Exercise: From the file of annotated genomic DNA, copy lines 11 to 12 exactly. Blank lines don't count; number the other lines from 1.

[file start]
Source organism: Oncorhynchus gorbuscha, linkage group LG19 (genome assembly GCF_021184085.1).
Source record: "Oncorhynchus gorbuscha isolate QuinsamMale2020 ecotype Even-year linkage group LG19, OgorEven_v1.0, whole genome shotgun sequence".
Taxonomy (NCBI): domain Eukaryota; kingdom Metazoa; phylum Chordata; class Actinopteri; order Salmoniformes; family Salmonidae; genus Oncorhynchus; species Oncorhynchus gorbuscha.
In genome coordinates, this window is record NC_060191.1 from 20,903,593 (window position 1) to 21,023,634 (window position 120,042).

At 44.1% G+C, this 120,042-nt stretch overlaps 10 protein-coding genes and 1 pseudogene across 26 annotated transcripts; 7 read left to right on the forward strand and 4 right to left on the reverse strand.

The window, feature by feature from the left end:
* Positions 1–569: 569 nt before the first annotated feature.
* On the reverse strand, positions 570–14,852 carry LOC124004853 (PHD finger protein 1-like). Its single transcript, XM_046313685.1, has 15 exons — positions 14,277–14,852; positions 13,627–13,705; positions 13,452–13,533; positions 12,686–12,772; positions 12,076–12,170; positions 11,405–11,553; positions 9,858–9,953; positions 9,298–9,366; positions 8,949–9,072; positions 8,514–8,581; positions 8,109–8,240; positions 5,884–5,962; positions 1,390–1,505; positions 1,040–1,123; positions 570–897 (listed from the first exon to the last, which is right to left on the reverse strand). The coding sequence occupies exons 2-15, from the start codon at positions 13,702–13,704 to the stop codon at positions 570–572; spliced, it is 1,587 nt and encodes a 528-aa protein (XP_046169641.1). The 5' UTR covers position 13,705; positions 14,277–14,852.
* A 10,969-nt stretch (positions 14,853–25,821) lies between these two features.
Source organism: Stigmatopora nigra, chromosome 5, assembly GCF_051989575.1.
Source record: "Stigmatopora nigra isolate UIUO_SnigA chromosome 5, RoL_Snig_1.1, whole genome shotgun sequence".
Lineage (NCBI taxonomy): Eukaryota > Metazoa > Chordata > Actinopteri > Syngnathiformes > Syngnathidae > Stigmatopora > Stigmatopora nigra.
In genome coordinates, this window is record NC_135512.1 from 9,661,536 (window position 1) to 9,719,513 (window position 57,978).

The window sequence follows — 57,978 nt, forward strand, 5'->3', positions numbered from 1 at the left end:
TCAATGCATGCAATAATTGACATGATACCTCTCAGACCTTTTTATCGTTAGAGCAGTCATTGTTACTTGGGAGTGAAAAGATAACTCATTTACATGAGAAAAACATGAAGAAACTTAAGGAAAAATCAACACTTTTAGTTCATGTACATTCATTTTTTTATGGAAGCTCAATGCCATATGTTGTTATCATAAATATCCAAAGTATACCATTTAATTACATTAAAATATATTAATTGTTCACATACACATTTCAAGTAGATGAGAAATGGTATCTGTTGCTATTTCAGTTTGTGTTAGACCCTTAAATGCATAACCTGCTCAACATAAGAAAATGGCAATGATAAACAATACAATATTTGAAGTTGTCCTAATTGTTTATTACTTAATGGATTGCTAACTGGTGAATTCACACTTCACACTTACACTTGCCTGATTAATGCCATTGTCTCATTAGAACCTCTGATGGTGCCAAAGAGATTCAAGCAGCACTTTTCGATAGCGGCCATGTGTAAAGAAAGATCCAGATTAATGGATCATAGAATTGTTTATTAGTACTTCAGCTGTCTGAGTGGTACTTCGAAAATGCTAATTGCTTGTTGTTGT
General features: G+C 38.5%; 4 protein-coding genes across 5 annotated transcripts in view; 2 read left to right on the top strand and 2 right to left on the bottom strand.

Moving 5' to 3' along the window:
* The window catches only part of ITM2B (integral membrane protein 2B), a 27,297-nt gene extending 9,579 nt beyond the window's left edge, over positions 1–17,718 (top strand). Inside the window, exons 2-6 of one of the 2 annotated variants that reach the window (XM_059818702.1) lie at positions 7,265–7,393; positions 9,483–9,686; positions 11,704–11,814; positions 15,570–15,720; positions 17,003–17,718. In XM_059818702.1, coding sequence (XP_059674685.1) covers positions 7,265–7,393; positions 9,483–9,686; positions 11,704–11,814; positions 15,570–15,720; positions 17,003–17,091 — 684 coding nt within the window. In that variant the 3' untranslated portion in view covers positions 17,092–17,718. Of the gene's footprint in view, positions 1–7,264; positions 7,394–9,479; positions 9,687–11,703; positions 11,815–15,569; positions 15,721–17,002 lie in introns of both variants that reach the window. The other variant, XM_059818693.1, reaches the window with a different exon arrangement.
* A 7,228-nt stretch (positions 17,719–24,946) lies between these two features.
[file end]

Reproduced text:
Source record: "Stigmatopora nigra isolate UIUO_SnigA chromosome 5, RoL_Snig_1.1, whole genome shotgun sequence".
Lineage (NCBI taxonomy): Eukaryota > Metazoa > Chordata > Actinopteri > Syngnathiformes > Syngnathidae > Stigmatopora > Stigmatopora nigra.